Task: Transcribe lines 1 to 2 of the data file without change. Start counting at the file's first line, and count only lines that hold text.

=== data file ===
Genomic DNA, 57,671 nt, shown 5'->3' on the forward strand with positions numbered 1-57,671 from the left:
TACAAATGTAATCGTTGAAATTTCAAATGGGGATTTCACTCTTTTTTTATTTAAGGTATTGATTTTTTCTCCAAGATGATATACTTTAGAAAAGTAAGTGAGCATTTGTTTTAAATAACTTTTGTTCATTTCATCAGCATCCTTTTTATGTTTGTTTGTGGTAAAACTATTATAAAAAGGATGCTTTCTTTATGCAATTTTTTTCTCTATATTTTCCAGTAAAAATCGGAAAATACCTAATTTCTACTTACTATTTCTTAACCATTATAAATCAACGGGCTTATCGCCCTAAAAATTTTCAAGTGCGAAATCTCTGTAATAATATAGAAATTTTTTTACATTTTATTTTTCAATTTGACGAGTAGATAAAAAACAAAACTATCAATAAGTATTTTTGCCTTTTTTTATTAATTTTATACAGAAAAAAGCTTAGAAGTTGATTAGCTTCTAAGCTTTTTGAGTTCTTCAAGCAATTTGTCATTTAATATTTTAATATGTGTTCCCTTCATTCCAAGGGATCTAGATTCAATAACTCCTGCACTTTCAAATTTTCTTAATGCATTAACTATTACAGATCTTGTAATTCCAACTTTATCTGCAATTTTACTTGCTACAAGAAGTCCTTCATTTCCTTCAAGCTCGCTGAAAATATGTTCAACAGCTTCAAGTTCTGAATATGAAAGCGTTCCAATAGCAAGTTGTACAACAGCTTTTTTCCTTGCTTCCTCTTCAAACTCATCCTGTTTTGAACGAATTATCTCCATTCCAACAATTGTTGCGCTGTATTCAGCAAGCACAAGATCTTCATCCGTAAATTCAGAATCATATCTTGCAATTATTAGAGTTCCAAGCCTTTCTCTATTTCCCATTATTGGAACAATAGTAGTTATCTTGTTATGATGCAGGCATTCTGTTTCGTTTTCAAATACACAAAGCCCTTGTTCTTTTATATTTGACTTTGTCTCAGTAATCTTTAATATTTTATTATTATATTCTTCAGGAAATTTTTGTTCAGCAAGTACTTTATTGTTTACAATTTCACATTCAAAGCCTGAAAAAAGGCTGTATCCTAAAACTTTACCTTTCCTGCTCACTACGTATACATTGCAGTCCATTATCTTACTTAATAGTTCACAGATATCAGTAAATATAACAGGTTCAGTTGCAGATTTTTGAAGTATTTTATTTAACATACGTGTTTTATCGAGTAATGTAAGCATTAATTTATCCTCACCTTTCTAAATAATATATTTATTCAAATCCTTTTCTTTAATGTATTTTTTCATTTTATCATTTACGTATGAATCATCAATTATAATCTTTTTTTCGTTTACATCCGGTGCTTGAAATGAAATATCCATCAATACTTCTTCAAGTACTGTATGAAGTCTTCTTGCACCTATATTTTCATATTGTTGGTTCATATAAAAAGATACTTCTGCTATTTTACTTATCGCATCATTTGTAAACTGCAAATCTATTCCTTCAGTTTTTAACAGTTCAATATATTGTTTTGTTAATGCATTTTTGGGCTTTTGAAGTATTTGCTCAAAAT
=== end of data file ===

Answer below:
Genomic DNA, 57,671 nt, shown 5'->3' on the forward strand with positions numbered 1-57,671 from the left:
TACAAATGTAATCGTTGAAATTTCAAATGGGGATTTCACTCTTTTTTTATTTAAGGTATTGATTTTTTCTCCAAGATGATATACTTTAGAAAAGTAAGTGAGCATTTGTTTTAAATAACTTTTGTTCATTTCATCAGCATCCTTTTTATGTTTGTTTGTGGTAAAACTATTATAAAAAGGATGCTTTCTTTATGCAATTTTTTTCTCTATATTTTCCAGTAAAAATCGGAAAATACCTAATTTCTACTTACTATTTCTTAACCATTATAAATCAACGGGCTTATCGCCCTAAAAATTTTCAAGTGCGAAATCTCTGTAATAATATAGAAATTTTTTTACATTTTATTTTTCAATTTGACGAGTAGATAAAAAACAAAACTATCAATAAGTATTTTTGCCTTTTTTTATTAATTTTATACAGAAAAAAGCTTAGAAGTTGATTAGCTTCTAAGCTTTTTGAGTTCTTCAAGCAATTTGTCATTTAATATTTTAATATGTGTTCCCTTCATTCCAAGGGATCTAGATTCAATAACTCCTGCACTTTCAAATTTTCTTAATGCATTAACTATTACAGATCTTGTAATTCCAACTTTATCTGCAATTTTACTTGCTACAAGAAGTCCTTCATTTCCTTCAAGCTCGCTGAAAATATGTTCAACAGCTTCAAGTTCTGAATATGAAAGCGTTCCAATAGCAAGTTGTACAACAGCTTTTTTCCTTGCTTCCTCTTCAAACTCATCCTGTTTTGAACGAATTATCTCCATTCCAACAATTGTTGCGCTGTATTCAGCAAGCACAAGATCTTCATCCGTAAATTCAGAATCATATCTTGCAATTATTAGAGTTCCAAGCCTTTCTCTATTTCCCATTATTGGAACAATAGTAGTTATCTTGTTATGATGCAGGCATTCTGTTTCGTTTTCAAATACACAAAGCCCTTGTTCTTTTATATTTGACTTTGTCTCAGTAATCTTTAATATTTTATTATTATATTCTTCAGGAAATTTTTGTTCAGCAAGTACTTTATTGTTTACAATTTCACATTCAAAGCCTGAAAAAAGGCTGTATCCTAAAACTTTACCTTTCCTGCTCACTACGTATACATTGCAGTCCATTATCTTACTTAATAGTTCACAGATATCAGTAAATATAACAGGTTCAGTTGCAGATTTTTGAAGTATTTTATTTAACATACGTGTTTTATCGAGTAATGTAAGCATTAATTTATCCTCACCTTTCTAAATAATATATTTATTCAAATCCTTTTCTTTAATGTATTTTTTCATTTTATCATTTACGTATGAATCATCAATTATAATCTTTTTTTCGTTTACATCCGGTGCTTGAAATGAAATATCCATCAATACTTCTTCAAGTACTGTATGAAGTCTTCTTGCACCTATATTTTCATATTGTTGGTTCATATAAAAAGATACTTCTGCTATTTTACTTATCGCATCATTTGTAAACTGCAAATCTATTCCTTCAGTTTTTAACAGTTCAATATATTGTTTTGTTAATGCATTTTTGGGCTTTTGAAGTATTTGCTCAAAAT